The Peril of the Sliding Glass Door
Ever run right into a sliding glass door? Ever stub a toe on the raised track that a sliding glass door needs to operate? Ever broken a nail or jammed a thumb trying to open up a sliding glass door that was stuck? A glass door is a fantastic way to make a home more accessible to natural light, but a sliding glass door creates new problems even as it solves others.
Installing a sliding glass door often requires thicker walls. Whether the door slides over another pane of glass or slides back into a recess in the wall, the walls themselves have to be thicker to support the sliding glass door.
The metal tracks on the floor and the ceiling of the glass door are also prone to warping. It also doesn’t take much to jamb the door. A loose screw can cause the sliding glass door to jump out of the track or get stuck. Warping of the metal where the glass door meets the wall can also prevent it from sealing or closing correctly.
The glass in the glass door also needs to be a high quality to reduce glare and the leaching of interior heating and cooling. Many old style sliding glass doors are a heat sink in the summer and extremely cold in the winter. The temperature near the sliding glass door is usually three to five degrees different from the rest of the house.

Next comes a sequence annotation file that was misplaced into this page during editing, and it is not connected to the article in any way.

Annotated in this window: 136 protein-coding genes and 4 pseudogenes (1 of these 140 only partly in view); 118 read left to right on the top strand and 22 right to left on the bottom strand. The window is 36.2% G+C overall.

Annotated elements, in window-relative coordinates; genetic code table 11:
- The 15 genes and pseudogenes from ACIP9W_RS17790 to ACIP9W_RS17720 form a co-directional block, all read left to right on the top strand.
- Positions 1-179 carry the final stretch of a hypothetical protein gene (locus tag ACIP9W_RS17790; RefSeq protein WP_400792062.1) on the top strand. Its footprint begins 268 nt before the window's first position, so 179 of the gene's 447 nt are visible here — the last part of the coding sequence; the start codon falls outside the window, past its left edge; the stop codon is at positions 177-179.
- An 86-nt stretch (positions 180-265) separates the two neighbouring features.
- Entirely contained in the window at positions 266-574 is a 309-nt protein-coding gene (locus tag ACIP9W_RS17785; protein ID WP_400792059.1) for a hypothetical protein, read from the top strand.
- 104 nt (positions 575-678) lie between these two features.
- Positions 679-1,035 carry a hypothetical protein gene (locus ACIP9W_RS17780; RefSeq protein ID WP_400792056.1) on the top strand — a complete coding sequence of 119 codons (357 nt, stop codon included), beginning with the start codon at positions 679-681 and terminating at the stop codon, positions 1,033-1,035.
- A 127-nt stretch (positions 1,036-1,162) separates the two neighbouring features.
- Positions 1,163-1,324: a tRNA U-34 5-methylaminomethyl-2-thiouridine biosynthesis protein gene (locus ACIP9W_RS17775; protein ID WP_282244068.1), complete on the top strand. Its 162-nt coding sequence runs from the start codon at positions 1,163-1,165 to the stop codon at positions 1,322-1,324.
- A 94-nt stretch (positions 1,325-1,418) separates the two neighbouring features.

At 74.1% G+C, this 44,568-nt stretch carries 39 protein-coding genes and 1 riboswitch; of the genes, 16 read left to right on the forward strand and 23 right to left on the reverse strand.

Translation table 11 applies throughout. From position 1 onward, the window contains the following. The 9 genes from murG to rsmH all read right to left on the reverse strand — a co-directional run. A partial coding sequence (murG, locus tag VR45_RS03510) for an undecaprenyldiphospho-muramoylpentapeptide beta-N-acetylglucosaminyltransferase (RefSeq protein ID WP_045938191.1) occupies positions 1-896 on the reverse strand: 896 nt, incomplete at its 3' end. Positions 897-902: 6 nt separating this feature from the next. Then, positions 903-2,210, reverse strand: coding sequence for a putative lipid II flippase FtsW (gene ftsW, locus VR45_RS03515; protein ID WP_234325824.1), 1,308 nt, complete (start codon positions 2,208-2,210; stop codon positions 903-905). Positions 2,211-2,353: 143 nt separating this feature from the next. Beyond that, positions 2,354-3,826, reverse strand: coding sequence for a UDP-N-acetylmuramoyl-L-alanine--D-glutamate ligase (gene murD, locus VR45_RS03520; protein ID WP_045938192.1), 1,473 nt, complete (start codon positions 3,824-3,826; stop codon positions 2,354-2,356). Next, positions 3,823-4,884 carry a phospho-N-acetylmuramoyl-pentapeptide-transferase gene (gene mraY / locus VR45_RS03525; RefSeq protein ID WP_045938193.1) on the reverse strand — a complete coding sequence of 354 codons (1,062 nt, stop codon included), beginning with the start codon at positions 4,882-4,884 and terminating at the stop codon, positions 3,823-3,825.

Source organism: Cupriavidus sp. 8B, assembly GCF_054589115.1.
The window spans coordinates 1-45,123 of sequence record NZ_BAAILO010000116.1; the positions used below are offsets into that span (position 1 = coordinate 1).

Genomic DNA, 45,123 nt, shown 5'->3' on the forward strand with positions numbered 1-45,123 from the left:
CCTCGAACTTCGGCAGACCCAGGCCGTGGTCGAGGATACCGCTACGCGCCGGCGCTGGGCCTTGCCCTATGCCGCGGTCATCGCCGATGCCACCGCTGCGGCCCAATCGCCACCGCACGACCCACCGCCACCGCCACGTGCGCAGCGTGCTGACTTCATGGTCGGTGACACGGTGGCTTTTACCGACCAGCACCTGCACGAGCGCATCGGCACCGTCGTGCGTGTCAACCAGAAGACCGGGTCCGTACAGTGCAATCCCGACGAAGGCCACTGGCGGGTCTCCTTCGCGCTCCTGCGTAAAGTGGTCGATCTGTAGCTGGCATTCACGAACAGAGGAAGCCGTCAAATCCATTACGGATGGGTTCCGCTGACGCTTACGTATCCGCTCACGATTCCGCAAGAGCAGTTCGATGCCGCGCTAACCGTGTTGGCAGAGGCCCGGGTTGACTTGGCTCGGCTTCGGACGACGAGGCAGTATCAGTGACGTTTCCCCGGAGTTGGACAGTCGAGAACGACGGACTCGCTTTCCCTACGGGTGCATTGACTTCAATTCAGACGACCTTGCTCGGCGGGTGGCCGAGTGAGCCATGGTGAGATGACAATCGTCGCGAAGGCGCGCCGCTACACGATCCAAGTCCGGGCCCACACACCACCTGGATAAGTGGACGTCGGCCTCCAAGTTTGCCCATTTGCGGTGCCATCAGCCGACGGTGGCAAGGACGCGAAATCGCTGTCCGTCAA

When a sliding glass door jumps out of its tracks, it can be a two-person job to get it back into place. The framework for the tracks running along the floor is typically four to six inches wide. Homeowners and visitors need to step over it in order to walk into and out of the home. Stepping on it in bare feet is uncomfortable and it’s not uncommon to stub a toe on the track of a sliding glass door.
The popularity of the sliding glass door is related directly to the amount of light it provides. However, the aesthetics of the sliding glass door environment can detract from the beauty of the light. Homeowners should investigate their options before choosing a sliding glass door or any glass door system. This process will help insure that you maximize not only the light, but also the functionality of the door.